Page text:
Tell me again how the grassland swayed as if in worship, waving to sky whenever the mute-footed giants walked by, and tell of the mountains on earth they made. Of how they left footprints around their graves from pacing with grief as deep as muddy rivers—and how they bowed to the bloodied ground. Remind… Continue reading Elegy for the Elephant
when a storm surged for days off the Mexican Coast and finally breached California shores Old Testament style and flushed our streets with epic amounts of spring clean rain. In the morning epidemiologists reported the virus was last seen in filmy rivers jumping the curbs in San Diego. Oceanographers are saying this event makes history… Continue reading I Dreamed the Pandemic Was Purged
Today it isn't just the fresh marsh grass that inspires me, each blade bent and turned to glass polished by a quiet rain, a gull that perches every morning on the fence at the lagoon cocky with his trash talk and with dawn shining off his breast, the clouds that race to stay ahead of… Continue reading Despite the Mess of Us All
My first three teeth fell out last night at Sarah's fortieth birthday party and I mistook them for pebbles or seashells in my jaw and shored them underneath my tongue. I spit them out in two pink flowered paper towels that danced in the powder room and— the mirror handed me two more— returned for… Continue reading Dreams in the Time of COVID-19
ghosted west to the sea and I missed my off ramp like most of the others who prayed to the fire gods oh please, not me, and I saw from a distance the mean residue of burnt chaparral and blistered black trees, the carports and cribs of suburban tribes who fled with heads down from… Continue reading A Column of Smoke
I can’t read his words, but because of the way they justify left and stagger at right I think that the stranger I see every morning at Starbucks might be a poet like me. This much I know from two tables away: He doesn't seem to measure the meter with fingers that count on the… Continue reading A Partner in Poetry?
Your eye's an aperture to the unnamed and far away from its orphaned twin, so what should I choose to receive my appeal— the fathomless one, or the one on the left? Never mind. Daylight has fled like minnows, the white of your eye is a gibbous moon that’s taking in the foolishness of… Continue reading To the Whale That Swims Beside Me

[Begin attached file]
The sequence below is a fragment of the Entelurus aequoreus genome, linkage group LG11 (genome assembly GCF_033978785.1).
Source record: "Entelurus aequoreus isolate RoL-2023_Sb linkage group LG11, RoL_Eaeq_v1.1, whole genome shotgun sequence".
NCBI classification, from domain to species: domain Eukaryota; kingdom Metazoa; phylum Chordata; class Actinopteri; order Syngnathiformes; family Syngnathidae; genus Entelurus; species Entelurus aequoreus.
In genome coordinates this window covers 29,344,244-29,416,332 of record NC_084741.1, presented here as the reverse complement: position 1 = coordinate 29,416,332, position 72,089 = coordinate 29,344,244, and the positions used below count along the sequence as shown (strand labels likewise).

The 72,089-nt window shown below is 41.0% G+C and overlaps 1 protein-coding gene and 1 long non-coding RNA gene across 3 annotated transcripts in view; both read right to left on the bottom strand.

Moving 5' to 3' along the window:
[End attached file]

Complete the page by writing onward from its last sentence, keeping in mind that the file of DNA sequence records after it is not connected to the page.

Grandma, I just love your veins, touching one protruding on my left hand, watching it sully from side to side. Grandma, your hands are like specimens, my own interpretation. Veins reminiscent of invertebrates in the Natural History Museum— earthworms, centipedes, those that squirm and seek shelter. If a museum object: Left hand, mature female homo sapiens, Caucasus, sepia-colored… Continue reading Hand, or Specimen?
Was I ever real enough to see a hummingbird hover outside my room certain that it was my mother again enough of a presence for baby lizards to leap from the sidewalk like exclamations startled by the shadow of me to gape at a fallen sycamore leaf big as Goliath’s Philistine hand with all five fingers curled in a… Continue reading Before I Was Real at the DMV
In sunlight it’s prairie grass rippled by a wind, a meadow rill that tumbles past to yellow’s end. A whisper of secrets shared with cheeks and face, or captured in a braid, her hair crocheted like lace. At night it spills across her brow, frothy champagne bubbling and breathy, now intoxicating. Someday begging to be… Continue reading A Young Girl’s Blonde Hair
This ring of redwoods is patient beyond any patience I ever waited for. Patient in peaceful protest against the meanness of time, and with the ground that cringes underneath their roots, the rumble and creak of a weary world. Patient with the roar of civilization they swallow to save us from ourselves, and once absorbed… Continue reading Tolerance as Taught by the Redwoods